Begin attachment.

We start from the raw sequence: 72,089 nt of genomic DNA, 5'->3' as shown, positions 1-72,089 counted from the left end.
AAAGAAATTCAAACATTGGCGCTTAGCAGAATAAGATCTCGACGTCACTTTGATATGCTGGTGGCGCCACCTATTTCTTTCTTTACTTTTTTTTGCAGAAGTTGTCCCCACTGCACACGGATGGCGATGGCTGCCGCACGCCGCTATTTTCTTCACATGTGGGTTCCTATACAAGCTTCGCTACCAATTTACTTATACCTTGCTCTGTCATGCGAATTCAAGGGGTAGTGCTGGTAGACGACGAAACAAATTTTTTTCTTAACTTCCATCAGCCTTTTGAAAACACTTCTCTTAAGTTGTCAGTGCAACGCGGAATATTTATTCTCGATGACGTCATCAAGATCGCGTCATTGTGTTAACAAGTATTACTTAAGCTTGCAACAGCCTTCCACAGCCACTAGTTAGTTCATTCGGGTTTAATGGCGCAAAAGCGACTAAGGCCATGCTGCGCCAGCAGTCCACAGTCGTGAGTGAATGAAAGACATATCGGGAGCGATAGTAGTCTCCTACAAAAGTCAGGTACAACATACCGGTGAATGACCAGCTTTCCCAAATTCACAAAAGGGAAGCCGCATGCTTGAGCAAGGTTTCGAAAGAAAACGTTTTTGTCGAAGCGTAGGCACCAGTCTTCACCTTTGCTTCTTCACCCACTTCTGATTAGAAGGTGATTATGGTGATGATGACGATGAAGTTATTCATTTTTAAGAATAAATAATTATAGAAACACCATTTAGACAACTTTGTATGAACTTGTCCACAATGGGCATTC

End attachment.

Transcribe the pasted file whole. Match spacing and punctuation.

We start from the raw sequence: 72,089 nt of genomic DNA, 5'->3' as shown, positions 1-72,089 counted from the left end.
AAAGAAATTCAAACATTGGCGCTTAGCAGAATAAGATCTCGACGTCACTTTGATATGCTGGTGGCGCCACCTATTTCTTTCTTTACTTTTTTTTGCAGAAGTTGTCCCCACTGCACACGGATGGCGATGGCTGCCGCACGCCGCTATTTTCTTCACATGTGGGTTCCTATACAAGCTTCGCTACCAATTTACTTATACCTTGCTCTGTCATGCGAATTCAAGGGGTAGTGCTGGTAGACGACGAAACAAATTTTTTTCTTAACTTCCATCAGCCTTTTGAAAACACTTCTCTTAAGTTGTCAGTGCAACGCGGAATATTTATTCTCGATGACGTCATCAAGATCGCGTCATTGTGTTAACAAGTATTACTTAAGCTTGCAACAGCCTTCCACAGCCACTAGTTAGTTCATTCGGGTTTAATGGCGCAAAAGCGACTAAGGCCATGCTGCGCCAGCAGTCCACAGTCGTGAGTGAATGAAAGACATATCGGGAGCGATAGTAGTCTCCTACAAAAGTCAGGTACAACATACCGGTGAATGACCAGCTTTCCCAAATTCACAAAAGGGAAGCCGCATGCTTGAGCAAGGTTTCGAAAGAAAACGTTTTTGTCGAAGCGTAGGCACCAGTCTTCACCTTTGCTTCTTCACCCACTTCTGATTAGAAGGTGATTATGGTGATGATGACGATGAAGTTATTCATTTTTAAGAATAAATAATTATAGAAACACCATTTAGACAACTTTGTATGAACTTGTCCACAATGGGCATTC